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The impact of short and long sleep duration on instrumental activities of daily living among stroke survivors

Authors Seixas AA, Chung DP, Richards SL, Madhavaram S, Raghavan P, Gago J, Casimir G, Jean-Louis G

Received 18 June 2018

Accepted for publication 29 August 2018

Published 4 January 2019 Volume 2019:15 Pages 177—182

DOI https://doi.org/10.2147/NDT.S177527

Checked for plagiarism Yes

Review by Single-blind

Peer reviewers approved by Dr Justinn Cochran

Peer reviewer comments 3

Editor who approved publication: Dr Roger Pinder


Azizi A Seixas,1,2,* Debbie P Chung,1,* Shannique L Richards,1 Shreya Madhavaram,1 Preeti Raghavan,1,3 Juan Gago,1,4 George Casimir,1,5 Girardin Jean-Louis1,2

1Department of Population Health, Center for Healthful Behavior Change, NYU Langone Health, NY, New York, USA; 2Department of Psychiatry, Center for Healthful Behavior Change, NYU Langone Health, NY, New York, USA; 3Department of Rehabilitation Medicine, NYU Langone Health, NY, New York, USA; 4Cervical Cancer Prevention Program, National Cancer Institute of Argentina, Buenos Aires, Argentina; 5Department of Psychiatry, SUNY Downstate Medical Center, Brooklyn, NY, USA

*These authors contributed equally to this work

Objective: Stroke survivors generally have problems completing instrumental activities of daily living (IADL; eg, preparing meals, chores, taking a bath, and managing finances). However, it is unclear how stroke survivors might stave off IADL issues. Studies indicating that sleep has restorative neurological effects provide potential mechanisms to address issues with IADL. The aim of this study was to ascertain the association between sleep duration (short or long sleep duration) and IADL among stroke survivors and those without a stroke history.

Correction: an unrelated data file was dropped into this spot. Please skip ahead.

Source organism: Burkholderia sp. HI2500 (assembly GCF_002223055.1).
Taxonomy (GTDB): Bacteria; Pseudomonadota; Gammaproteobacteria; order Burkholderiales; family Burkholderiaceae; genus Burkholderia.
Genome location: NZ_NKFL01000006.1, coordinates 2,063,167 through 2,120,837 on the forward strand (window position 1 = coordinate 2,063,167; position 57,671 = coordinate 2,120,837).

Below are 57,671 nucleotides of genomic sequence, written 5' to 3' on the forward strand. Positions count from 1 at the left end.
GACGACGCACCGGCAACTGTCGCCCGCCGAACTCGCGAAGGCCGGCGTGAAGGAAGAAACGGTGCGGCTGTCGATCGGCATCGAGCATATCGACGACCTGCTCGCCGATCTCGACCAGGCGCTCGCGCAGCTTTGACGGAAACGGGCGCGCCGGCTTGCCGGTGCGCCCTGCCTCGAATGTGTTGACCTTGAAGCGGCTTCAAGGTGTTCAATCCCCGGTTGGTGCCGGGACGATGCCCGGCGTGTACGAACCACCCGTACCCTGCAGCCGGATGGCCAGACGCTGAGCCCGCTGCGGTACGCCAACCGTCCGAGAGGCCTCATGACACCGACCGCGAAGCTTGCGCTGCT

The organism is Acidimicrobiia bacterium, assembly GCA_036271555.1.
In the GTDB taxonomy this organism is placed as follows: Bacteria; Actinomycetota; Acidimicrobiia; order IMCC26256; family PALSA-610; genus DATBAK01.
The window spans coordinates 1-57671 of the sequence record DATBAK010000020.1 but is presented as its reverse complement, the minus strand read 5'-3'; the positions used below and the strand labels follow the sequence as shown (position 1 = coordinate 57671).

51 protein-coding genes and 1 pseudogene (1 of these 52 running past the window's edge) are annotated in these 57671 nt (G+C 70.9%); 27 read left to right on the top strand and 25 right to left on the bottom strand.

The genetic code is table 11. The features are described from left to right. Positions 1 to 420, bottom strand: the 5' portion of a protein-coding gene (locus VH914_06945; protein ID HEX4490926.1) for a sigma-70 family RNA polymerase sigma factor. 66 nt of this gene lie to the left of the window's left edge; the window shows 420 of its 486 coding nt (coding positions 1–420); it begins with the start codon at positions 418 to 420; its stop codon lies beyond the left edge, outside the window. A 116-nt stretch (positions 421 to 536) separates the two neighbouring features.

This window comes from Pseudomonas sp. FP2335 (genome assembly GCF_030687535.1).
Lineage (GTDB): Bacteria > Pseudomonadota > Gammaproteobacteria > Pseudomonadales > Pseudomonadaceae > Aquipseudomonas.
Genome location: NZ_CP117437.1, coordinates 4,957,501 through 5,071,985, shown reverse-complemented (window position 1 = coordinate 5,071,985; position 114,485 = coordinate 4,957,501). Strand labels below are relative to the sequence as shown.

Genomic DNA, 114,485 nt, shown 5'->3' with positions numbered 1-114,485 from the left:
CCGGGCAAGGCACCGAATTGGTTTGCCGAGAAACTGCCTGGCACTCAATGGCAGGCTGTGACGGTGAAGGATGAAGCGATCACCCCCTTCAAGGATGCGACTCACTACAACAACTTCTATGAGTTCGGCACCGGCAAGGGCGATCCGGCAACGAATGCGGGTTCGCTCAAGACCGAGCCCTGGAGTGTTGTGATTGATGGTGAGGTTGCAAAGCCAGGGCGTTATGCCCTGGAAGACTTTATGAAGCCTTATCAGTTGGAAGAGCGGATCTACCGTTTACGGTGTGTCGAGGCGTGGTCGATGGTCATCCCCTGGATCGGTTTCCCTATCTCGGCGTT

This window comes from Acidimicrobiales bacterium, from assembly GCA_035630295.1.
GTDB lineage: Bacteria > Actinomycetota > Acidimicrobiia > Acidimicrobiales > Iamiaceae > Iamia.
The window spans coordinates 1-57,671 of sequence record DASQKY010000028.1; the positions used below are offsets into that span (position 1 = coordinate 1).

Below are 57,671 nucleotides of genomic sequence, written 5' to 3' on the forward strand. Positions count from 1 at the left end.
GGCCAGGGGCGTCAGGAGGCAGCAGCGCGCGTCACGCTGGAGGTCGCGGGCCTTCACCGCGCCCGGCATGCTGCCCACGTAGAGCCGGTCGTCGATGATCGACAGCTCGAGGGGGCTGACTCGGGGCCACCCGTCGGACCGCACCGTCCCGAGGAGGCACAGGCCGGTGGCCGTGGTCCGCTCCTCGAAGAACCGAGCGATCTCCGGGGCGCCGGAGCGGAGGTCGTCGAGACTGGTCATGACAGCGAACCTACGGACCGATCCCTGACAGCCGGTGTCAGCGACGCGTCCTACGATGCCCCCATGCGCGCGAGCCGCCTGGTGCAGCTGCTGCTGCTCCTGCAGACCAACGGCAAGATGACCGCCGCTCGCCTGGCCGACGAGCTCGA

Methods: Data of 486,619 participants were analyzed from the 2000 to 2015 National Health Interview Survey (NHIS), a nationally representative sample. Measures of self-reported stroke, sociodemographic variables, sleep duration, and IADL problems were collected. Binary logistic regression was utilized to analyze the relationship of short (≤6 hours) and long (≥9 hours) sleep duration with limitations to IADL.
Results: Of the sample, 3% reported a physician-diagnosed stroke event. The mean age was 45.73 years; 52.7% were female; 77.4% were White; 14.2% were Black; 41.3% were married, 62.7% were employed; 31.1% reported that annual family income was less than $35,000; 87% reported good-to-excellent health; and 29.7% reported short sleep (≤6 hours). Approximately 30% of stroke survivors reported IADL problems, and 34.4% who reported IADL problems were short sleepers. Among stroke survivors, long sleepers were 97% more likely than average sleepers to report IADL problems (OR =1.97, 95% CI =1.71–2.26, P<0.001) adjusting for age, sex, race, marital status, poverty, and health.
Conclusion: Findings from our study indicate that, among stroke survivors, long sleepers were more likely to report IADL problems compared to average sleepers (7–8 hours). Future studies should investigate other potential mediators such as severity of stroke, medication, comorbidities, level of impairment, and whether improving sleep among stroke survivors may improve IADL.

Keywords:
stroke, sleep, instrumental activities of daily living, quality of life, functional impairment

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